Georgetown, Guyana – (May 31, 2017) Minister of State, Mr. Joseph Harmon, this morning, said that even as climate change is addressed at the national level as a part of Guyana’s ‘green’ development policy position, communities must also be equipped with the necessary tools, training and knowledge since this is where the effects are most felt.
The Minister was at the time delivering the feature address at the opening ceremony of the United Nations Environment (UN Environment) Regional Capacity Building Workshop on Supporting Countries to advance their National Adaptation Plan (NAP), which was held at the Ramada Princess Hotel.
Minister Harmon, while delivering an address to Permanent Secretaries from the various Ministries and representatives from Climate Change focused-agencies across the Caribbean said, “We must ensure that we integrate climate risks and adaptation measures not only in development plans for our economic sectors, but also facilitate decentralisation from national to our regional and community level plans, for resilient communities and infrastructure.”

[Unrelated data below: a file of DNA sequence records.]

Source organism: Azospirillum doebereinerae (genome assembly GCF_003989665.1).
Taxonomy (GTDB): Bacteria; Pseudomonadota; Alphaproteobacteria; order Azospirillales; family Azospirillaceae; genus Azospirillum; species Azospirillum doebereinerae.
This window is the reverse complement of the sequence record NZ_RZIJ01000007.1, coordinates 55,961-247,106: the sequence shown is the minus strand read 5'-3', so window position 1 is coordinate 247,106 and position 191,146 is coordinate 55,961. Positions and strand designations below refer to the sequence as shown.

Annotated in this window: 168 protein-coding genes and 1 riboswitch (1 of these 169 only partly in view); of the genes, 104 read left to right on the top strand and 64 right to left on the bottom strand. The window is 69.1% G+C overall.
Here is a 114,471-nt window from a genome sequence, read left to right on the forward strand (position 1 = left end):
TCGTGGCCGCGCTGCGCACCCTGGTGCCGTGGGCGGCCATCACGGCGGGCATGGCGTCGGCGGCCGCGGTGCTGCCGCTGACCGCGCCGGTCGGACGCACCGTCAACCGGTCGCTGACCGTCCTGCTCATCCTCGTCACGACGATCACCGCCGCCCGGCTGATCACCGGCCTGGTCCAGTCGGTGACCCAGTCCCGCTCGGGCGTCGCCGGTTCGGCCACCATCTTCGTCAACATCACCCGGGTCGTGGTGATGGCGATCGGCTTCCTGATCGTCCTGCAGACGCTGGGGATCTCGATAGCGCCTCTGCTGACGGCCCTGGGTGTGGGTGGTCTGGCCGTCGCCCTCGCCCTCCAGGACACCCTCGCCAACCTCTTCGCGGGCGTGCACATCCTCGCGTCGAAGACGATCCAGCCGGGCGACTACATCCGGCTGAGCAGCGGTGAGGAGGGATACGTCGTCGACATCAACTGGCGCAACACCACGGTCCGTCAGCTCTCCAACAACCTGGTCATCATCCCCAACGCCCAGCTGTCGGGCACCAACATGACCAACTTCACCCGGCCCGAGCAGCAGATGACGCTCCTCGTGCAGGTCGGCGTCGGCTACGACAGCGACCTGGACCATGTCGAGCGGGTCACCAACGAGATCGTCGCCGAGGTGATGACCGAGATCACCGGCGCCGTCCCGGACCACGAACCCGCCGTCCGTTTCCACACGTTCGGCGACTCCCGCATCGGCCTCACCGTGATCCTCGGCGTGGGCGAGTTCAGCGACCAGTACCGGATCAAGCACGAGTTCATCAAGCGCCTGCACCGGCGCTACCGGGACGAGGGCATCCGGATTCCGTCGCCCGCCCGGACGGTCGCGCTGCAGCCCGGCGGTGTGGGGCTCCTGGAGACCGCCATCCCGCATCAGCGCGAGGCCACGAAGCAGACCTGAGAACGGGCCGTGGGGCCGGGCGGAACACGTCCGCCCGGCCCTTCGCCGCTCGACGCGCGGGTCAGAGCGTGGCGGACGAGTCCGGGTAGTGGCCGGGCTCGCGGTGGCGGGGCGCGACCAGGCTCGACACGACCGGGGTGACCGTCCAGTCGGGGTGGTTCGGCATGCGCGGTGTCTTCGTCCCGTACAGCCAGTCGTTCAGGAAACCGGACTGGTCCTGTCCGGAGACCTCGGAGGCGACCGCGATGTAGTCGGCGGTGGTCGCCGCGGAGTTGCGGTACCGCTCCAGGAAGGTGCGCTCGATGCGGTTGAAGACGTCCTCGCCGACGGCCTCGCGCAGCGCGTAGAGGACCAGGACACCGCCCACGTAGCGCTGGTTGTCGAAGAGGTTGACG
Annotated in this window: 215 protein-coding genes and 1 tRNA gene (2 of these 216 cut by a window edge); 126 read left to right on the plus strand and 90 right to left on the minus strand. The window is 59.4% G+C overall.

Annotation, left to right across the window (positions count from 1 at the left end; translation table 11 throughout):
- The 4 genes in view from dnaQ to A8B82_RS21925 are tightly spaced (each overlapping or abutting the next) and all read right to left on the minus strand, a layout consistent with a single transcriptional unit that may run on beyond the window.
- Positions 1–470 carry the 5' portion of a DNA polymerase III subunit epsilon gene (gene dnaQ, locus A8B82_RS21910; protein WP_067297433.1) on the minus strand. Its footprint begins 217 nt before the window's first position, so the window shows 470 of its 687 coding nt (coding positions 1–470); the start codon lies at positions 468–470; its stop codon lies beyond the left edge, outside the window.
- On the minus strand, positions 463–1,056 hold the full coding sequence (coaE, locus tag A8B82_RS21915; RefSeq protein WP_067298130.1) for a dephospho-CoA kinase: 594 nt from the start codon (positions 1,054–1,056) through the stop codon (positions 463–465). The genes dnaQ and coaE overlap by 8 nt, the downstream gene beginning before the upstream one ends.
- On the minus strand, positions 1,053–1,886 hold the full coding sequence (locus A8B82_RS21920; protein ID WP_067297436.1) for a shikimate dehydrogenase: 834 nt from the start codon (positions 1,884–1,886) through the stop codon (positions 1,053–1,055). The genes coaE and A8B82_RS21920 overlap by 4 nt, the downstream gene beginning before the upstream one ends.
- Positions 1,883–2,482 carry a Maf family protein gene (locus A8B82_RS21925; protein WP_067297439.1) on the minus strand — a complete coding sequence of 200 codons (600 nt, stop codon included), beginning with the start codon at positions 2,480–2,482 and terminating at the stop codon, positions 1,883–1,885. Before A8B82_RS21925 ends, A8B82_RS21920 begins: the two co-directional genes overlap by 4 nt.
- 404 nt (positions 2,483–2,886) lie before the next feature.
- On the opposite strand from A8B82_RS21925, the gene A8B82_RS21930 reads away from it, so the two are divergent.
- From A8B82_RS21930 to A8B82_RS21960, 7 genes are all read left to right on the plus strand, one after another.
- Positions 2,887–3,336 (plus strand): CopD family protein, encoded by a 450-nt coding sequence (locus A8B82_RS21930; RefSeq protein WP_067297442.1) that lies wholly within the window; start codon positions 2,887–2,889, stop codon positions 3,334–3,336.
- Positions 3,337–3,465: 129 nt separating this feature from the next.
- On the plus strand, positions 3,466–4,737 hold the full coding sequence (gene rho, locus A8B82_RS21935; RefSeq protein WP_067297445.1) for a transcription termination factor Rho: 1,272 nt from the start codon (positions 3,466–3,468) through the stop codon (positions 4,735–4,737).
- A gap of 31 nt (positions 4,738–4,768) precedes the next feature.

From left: Head of Caribbean Sub Regional Office of the United Nations Environment Programme, Mr. Vincent Sweeney, Ms. Shabnam Mallick, Deputy Resident Representative, UNDP Guyana and Minister of State, Mr. Joseph Harmon
The Minister of State said that Guyana is considered particularly vulnerable to climate change. He noted that six of the country’s ten administrative regions are within the low coastal plain, which in some areas is more than one metre below mean high tide levels. Further, he noted that a significant percentage of housing settlements, infrastructure and much of the main economic activity, including the agricultural sector, are found on the coast.
“Due to our inherent characteristics, Guyana is regularly affected by flooding caused by heavy rainfall or overflowing riverbanks, drought on an annual basis, heavily influenced by the El Niño Southern Oscillation, and salt water intrusion for great distances in our rivers, such as the Mahaica River and the Pomeroon, influenced by tidal differences during the dry season. While most may only consider the flood risk of the coast, our hinterland region is also exposed, with the most recent flood occurring just over a week ago in Region Eight, affecting six villages and over three thousand individuals. These natural hazards are expected to increase, due to projected temperatures increase and sea level rise together with higher storm surges, based on outputs of climate models,” Minister Harmon stated.